“I remember the counselors repeating our relapse prevention plans day-in-day-out, because they said there will be times when we feel triggered and we need to remember our tools.”
Fortunately, Laura’s counselors also insisted she make a list of those tools to keep in her purse and her car if a craving struck.
“Meditating through that urge allowed me to play through what would happen if I picked up. I was able to detach from those cravings and see that I was tired, stressed, and hungry and was just reaching for what I had conditioned myself to do: use. Meditation gave me that perspective that I didn’t have to and I also didn’t have to throw away the recovery I’d worked so hard to achieve.”
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Ready to Start Meditating in Recovery?
Meditation is easy to incorporate into your recovery, even if you aren’t currently in formal addiction treatment. You don’t need any equipment and you don’t need to go anywhere.
In my personal experience, I’ve found guided meditations really helpful because I can focus on meditating rather than trying to remember what to do next. There are lots of meditation apps available for Apple and Android devices. Many of them have free subscriptions.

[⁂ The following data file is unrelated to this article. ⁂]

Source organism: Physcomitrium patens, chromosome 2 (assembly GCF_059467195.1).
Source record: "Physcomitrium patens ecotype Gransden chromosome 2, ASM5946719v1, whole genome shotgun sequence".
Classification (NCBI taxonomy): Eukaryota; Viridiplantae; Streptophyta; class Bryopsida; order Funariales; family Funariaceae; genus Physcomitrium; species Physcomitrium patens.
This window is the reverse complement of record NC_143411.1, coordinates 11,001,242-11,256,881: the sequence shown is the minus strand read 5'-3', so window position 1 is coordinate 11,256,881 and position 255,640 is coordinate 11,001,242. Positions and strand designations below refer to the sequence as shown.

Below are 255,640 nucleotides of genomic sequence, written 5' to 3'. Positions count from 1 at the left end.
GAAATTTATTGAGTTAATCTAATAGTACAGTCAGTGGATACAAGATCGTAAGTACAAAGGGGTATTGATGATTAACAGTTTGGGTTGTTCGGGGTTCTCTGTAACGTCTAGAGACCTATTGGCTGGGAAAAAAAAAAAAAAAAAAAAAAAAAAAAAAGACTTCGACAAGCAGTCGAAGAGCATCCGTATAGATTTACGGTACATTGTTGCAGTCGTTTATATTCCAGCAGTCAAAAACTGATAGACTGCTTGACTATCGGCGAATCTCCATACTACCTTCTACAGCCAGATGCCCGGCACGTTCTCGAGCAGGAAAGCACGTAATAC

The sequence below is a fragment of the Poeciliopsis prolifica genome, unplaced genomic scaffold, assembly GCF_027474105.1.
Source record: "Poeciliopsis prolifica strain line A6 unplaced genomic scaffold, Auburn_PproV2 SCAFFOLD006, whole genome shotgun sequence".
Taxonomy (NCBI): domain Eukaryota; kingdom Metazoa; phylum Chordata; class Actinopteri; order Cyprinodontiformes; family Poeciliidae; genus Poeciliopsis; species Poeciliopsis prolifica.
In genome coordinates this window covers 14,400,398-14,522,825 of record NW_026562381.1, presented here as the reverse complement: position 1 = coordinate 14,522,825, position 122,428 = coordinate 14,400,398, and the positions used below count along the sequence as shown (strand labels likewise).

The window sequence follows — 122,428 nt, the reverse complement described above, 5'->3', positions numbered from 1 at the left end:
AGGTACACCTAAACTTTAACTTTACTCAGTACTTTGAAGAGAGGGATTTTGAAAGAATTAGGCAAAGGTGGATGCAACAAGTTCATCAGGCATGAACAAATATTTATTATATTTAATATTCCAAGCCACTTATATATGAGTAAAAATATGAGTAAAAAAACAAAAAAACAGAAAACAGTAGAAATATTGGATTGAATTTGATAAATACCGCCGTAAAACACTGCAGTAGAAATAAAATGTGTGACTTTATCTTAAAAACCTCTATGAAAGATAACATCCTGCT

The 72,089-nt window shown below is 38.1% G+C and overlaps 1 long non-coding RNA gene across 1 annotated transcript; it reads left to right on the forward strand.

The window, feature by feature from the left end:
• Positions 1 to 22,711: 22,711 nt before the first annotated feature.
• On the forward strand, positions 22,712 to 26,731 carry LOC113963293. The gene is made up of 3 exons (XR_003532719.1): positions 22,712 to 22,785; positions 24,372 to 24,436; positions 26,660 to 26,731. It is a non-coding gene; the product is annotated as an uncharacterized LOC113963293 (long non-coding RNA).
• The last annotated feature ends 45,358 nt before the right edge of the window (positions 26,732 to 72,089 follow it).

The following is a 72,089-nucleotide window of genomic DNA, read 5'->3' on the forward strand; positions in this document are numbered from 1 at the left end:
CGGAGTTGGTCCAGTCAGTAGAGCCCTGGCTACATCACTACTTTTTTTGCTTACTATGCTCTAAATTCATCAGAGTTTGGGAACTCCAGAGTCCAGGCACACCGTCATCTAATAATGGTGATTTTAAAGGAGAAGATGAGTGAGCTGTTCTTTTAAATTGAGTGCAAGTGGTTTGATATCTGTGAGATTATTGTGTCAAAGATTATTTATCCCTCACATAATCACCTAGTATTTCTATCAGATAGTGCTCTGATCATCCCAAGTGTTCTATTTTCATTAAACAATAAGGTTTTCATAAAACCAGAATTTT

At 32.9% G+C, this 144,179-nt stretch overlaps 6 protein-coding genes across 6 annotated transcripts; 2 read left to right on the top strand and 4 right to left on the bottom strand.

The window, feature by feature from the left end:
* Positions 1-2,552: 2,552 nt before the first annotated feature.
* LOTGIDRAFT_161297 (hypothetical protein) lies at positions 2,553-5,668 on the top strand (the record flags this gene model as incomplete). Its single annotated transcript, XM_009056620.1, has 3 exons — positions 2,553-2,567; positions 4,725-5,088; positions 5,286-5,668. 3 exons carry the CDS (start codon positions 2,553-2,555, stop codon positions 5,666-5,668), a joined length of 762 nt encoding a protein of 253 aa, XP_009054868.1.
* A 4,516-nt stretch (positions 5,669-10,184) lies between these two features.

These are some of the most popular meditation apps:
My current favorite is Headspace because you can meditate for a certain amount of time, but it also has options like evening meditations and gentle stretching to help you wake up in the morning.
Another option is checking out meditation groups, either online or in-person.
Insight Meditation Centers are a great option, as they often offer talk and community time too. Community and connection are integral parts of the recovery process that may enhance your meditation experience.
Remember: you don’t have to do a formal meditation at all. You can simply sit in a comfortable position, take some deep breaths, and simply focus on being aware. You can count your breaths, listen to a specific sound, or feel the sensation of your feet on the ground.
Let your thoughts flow without planning. Don’t try to change how you feel or label your thoughts as “good” or “bad.” If you do find your mind wandering, simply acknowledge that your mind wandered without judgment.
A meditation teacher once told me that meditation isn’t about a mind that’s free of thoughts. He said the practice is noticing a wandering mind, acknowledging the wandering thoughts, then coming back to focus on your breath.
Meditation in early recovery is one of many tools. Call 800-483-2193(Who Answers?) today to speak with a specialist who can talk with you about treatment, which can help you learn meditation, mindfulness, and other tools to help you in recovery.